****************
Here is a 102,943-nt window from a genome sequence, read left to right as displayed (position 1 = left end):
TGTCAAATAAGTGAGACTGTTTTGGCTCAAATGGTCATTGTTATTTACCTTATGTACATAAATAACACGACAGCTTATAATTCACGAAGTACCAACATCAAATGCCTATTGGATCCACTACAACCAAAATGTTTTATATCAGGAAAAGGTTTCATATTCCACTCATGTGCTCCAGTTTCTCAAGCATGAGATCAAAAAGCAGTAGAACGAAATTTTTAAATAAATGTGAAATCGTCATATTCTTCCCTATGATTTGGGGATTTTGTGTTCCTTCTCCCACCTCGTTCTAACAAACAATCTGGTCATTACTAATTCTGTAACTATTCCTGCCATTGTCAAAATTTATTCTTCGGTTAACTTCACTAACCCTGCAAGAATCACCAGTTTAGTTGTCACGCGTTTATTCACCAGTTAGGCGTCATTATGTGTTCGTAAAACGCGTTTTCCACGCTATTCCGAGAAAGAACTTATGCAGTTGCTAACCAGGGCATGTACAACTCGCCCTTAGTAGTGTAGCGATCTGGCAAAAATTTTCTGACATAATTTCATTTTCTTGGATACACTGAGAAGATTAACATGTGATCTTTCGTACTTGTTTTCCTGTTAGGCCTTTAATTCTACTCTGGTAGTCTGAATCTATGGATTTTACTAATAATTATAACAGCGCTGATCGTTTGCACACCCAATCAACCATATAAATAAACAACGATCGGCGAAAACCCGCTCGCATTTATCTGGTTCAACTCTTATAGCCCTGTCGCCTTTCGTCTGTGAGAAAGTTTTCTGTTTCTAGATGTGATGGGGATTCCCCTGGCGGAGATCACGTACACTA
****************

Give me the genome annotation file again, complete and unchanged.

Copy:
Here is a 102,943-nt window from a genome sequence, read left to right as displayed (position 1 = left end):
TGTCAAATAAGTGAGACTGTTTTGGCTCAAATGGTCATTGTTATTTACCTTATGTACATAAATAACACGACAGCTTATAATTCACGAAGTACCAACATCAAATGCCTATTGGATCCACTACAACCAAAATGTTTTATATCAGGAAAAGGTTTCATATTCCACTCATGTGCTCCAGTTTCTCAAGCATGAGATCAAAAAGCAGTAGAACGAAATTTTTAAATAAATGTGAAATCGTCATATTCTTCCCTATGATTTGGGGATTTTGTGTTCCTTCTCCCACCTCGTTCTAACAAACAATCTGGTCATTACTAATTCTGTAACTATTCCTGCCATTGTCAAAATTTATTCTTCGGTTAACTTCACTAACCCTGCAAGAATCACCAGTTTAGTTGTCACGCGTTTATTCACCAGTTAGGCGTCATTATGTGTTCGTAAAACGCGTTTTCCACGCTATTCCGAGAAAGAACTTATGCAGTTGCTAACCAGGGCATGTACAACTCGCCCTTAGTAGTGTAGCGATCTGGCAAAAATTTTCTGACATAATTTCATTTTCTTGGATACACTGAGAAGATTAACATGTGATCTTTCGTACTTGTTTTCCTGTTAGGCCTTTAATTCTACTCTGGTAGTCTGAATCTATGGATTTTACTAATAATTATAACAGCGCTGATCGTTTGCACACCCAATCAACCATATAAATAAACAACGATCGGCGAAAACCCGCTCGCATTTATCTGGTTCAACTCTTATAGCCCTGTCGCCTTTCGTCTGTGAGAAAGTTTTCTGTTTCTAGATGTGATGGGGATTCCCCTGGCGGAGATCACGTACACTA